Professor Arlene J. Astell [PhD, BSc, CClin Psychol]
Professor of Assistive Technology and Connected Healthcare
University of Sheffield
Sheffield S1 4DA
Tel: +44 (0) 114 222 0867
email : email@example.com
I joined the University of Sheffield in February 2013 as Professor of Health Services Research in the Centre for Assistive Technology and Connected Healthcare (CATCH) after 12 years at the University of St. Andrews. I am a psychologist by training, gaining my PhD on the impact of dementia on communication from the University of Warwick in 1996.
My research focuses on developing creative interventions to support people with dementia and other conditions of ageing to live and age as well as possible. These include CIRCA (insert hyperlink) and Living in the Moment (insert hyperlink), using touch screen technology to support communication and provide stimulating and engaging activities for people with dementia.
I am also Principal Investigator of NANA (Novel Assessment of Nutrition and Ageing), a multidisciplinary project developing a touch screen toolkit to improve assessment and detection of early signs of malnutrition, frailty and cognitive decline in older adults. I also lead COBALT (Challenging Obstacles and Barriers to Assistive Living Technologies) working with older adults and health and social care staff to engage with and educate the Assisted Living Technology industry to develop products people want to use. I am UK lead for AAL-WELL, an international research programme investigating novel technologies to support people with mild cognitive impairment (MCI) to live well at home. I am also Co-Investigator on In-Touch a collaborative project with researchers and dementia care providers in Rotterdam to explore the potential of i-Pads for providing engaging and meaningful activities for people with moderate to severe dementia.
Since 2001 I have sat on the executive committee of the Technology Professional Interest Area of the US Alzheimer’s Association, where I am currently program chair.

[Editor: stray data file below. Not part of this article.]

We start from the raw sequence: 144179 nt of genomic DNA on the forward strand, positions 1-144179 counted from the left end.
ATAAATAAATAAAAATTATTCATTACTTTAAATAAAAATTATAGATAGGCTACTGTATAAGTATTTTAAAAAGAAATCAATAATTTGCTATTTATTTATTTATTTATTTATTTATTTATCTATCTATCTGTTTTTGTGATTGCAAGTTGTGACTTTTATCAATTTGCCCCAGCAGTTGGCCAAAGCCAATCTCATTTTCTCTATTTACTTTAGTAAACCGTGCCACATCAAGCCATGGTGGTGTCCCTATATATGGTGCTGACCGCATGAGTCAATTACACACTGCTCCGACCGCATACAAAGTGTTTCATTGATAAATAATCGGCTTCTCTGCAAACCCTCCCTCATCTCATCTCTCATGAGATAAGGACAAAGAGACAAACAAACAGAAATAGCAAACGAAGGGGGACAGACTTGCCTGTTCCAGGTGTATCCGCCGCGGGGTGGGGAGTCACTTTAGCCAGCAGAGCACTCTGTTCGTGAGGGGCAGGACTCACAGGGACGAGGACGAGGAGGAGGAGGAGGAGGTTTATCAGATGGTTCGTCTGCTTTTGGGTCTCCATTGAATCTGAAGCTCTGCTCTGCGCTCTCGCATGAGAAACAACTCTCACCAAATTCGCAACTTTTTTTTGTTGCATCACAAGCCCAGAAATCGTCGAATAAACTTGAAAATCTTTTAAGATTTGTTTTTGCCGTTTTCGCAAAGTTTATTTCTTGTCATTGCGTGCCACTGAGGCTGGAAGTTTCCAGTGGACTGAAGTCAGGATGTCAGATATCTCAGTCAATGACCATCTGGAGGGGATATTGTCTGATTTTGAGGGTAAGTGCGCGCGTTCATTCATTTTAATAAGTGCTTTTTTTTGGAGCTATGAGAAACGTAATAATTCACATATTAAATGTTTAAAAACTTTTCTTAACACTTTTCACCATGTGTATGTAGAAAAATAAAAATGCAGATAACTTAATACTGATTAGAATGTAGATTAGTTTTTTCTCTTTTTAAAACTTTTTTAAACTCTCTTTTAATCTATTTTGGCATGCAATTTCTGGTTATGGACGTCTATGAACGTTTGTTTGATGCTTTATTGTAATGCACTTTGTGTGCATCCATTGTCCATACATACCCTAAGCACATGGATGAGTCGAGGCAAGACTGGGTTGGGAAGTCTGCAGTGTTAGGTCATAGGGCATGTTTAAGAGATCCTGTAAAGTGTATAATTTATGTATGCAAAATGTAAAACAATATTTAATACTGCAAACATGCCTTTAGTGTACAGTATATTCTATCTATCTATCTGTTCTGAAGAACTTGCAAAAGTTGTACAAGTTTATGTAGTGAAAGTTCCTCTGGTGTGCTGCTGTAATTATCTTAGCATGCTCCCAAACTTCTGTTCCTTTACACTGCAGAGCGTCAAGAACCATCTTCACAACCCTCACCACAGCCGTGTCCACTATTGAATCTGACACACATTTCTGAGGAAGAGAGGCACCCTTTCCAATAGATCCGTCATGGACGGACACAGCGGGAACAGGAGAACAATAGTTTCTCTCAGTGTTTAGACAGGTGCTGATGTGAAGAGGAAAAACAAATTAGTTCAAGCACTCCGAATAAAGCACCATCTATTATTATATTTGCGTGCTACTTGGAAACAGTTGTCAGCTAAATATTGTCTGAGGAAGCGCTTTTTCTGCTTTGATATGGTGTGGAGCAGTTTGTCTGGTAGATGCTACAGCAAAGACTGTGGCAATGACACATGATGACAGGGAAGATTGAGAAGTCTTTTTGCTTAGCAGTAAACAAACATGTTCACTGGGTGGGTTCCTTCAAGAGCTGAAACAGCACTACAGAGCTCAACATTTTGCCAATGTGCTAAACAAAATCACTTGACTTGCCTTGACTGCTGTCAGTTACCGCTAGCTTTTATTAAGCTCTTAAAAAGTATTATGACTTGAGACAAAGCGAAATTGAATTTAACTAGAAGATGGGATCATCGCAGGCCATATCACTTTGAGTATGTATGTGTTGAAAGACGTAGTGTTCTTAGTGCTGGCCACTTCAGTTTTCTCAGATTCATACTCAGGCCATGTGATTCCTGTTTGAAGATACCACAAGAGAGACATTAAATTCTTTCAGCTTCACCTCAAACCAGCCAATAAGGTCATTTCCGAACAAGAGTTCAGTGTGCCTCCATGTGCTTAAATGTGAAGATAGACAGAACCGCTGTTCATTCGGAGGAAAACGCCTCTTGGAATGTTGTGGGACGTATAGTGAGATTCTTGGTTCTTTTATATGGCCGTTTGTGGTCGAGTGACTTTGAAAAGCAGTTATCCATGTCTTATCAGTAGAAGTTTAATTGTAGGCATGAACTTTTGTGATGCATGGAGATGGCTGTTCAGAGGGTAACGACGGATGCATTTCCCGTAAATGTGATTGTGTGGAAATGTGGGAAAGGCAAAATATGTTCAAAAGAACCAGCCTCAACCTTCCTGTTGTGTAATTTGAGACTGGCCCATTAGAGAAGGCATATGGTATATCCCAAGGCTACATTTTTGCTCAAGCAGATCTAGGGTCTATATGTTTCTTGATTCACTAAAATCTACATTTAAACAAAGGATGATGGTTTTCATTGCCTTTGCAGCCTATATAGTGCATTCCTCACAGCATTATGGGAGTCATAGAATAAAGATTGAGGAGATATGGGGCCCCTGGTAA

I am a member of the British Psychological Society, the British Neuropsychological Society and Experimental Psychology Society.
Between 2007-9 I was Editor of the PSIGE Newsletter, the professional publication of the Faculty of Psychology of Older People and a member of the National Executive committee.
I was a founder member of the East of Scotland Alzheimer’s Disease Research Centre (1997-2013)
Maclean, L., Brown, L. J. & Astell, A. J. (2013). The effect of rhythmic musical training on healthy older adults’ gait and cognitive function. The Gerontologist. doi: 10.1093/geront/gnt050
Brown, L. J. & Astell, A. J. (2012). Assessing mood in older adults: A conceptual review of methods and approaches. International Psychogeriatrics. 24 (8), 1197 – 1206. doi:10.1017/S1041610212000075
Fels, D. I., & Astell, A. J. (2011). Storytelling as a model of conversation for people with dementia and caregivers. American Journal of Alzheimer’s Disease and Other Dementias, 26: 535-541 doi:10.1177/1533317511429324.
Astell, A.J., Purves, B., & Phinney, A. (2011). ‘Story of my life?’ The contents and functions of reminiscing. ACM 978-1-4503-0268-5/11/05.
Astell, A. J., Ellis, M.P., Alm, N., Dye, R., & Gowans, G. (2010). Stimulating people with dementia to reminisce using personal and generic photographs. International Journal of Computers in Health, 1 (2), 177-198. DOI:10.1504/IJCIH.2010.037461.
Astell, A. J., Ellis, M. P., Bernardi, L., Alm, N., Dye, R., Gowans, G., & Campbell, J. (2010). Using a touch screen computer to support relationships between people with dementia and caregivers. Interacting with Computers, 22, 267-275.
Astell, A. J., Alm, N., Gowans, G., Ellis, M., Dye, R., & Vaughan, P. (2009). Involving older people with dementia and their carers in designing computer-based support systems: Some methodological considerations. Universal Access in the Information Society, 8(1), 49-59.
Astell, A. J. (2006). Personhood and technology in dementia. Quality in Ageing, 7(1),15- 25.